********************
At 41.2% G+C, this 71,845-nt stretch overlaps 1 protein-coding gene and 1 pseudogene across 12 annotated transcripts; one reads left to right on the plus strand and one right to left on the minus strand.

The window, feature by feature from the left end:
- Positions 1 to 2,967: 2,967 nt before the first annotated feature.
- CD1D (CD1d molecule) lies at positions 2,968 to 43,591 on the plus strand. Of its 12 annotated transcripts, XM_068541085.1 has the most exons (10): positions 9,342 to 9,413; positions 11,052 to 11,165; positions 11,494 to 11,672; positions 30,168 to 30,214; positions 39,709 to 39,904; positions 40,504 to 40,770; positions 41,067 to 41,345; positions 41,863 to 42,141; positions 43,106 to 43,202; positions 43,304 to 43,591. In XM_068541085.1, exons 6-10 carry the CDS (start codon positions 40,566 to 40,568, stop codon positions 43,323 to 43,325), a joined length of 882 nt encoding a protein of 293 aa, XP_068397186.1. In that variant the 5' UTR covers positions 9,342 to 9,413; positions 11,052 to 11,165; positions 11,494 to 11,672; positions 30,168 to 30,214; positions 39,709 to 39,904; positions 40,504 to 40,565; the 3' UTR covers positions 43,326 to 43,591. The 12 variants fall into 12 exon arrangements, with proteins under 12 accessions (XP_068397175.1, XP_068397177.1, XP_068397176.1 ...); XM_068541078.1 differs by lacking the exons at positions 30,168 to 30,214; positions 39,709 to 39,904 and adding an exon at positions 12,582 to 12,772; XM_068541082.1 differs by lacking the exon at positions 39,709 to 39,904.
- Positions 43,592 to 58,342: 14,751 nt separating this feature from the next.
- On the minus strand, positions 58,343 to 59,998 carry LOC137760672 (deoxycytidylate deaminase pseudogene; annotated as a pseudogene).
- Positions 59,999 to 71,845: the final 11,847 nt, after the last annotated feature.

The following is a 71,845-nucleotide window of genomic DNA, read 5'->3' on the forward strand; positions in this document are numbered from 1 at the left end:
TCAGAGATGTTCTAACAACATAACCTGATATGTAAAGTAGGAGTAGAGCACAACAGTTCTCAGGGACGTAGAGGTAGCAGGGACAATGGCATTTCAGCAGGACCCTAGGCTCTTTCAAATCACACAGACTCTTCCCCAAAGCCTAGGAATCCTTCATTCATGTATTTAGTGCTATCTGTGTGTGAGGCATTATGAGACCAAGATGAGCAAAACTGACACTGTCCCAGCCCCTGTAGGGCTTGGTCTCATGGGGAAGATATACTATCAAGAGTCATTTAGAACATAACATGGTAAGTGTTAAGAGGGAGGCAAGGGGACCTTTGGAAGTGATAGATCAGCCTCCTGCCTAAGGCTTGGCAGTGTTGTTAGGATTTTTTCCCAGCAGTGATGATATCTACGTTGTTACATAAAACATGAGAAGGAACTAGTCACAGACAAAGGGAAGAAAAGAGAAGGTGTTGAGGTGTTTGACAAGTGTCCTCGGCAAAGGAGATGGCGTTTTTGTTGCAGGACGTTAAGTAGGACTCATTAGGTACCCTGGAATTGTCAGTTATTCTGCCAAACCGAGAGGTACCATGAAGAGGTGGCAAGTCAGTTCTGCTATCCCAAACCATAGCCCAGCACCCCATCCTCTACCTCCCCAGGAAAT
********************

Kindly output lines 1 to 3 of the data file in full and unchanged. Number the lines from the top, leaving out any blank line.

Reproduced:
At 41.2% G+C, this 71,845-nt stretch overlaps 1 protein-coding gene and 1 pseudogene across 12 annotated transcripts; one reads left to right on the plus strand and one right to left on the minus strand.

The window, feature by feature from the left end:
- Positions 1 to 2,967: 2,967 nt before the first annotated feature.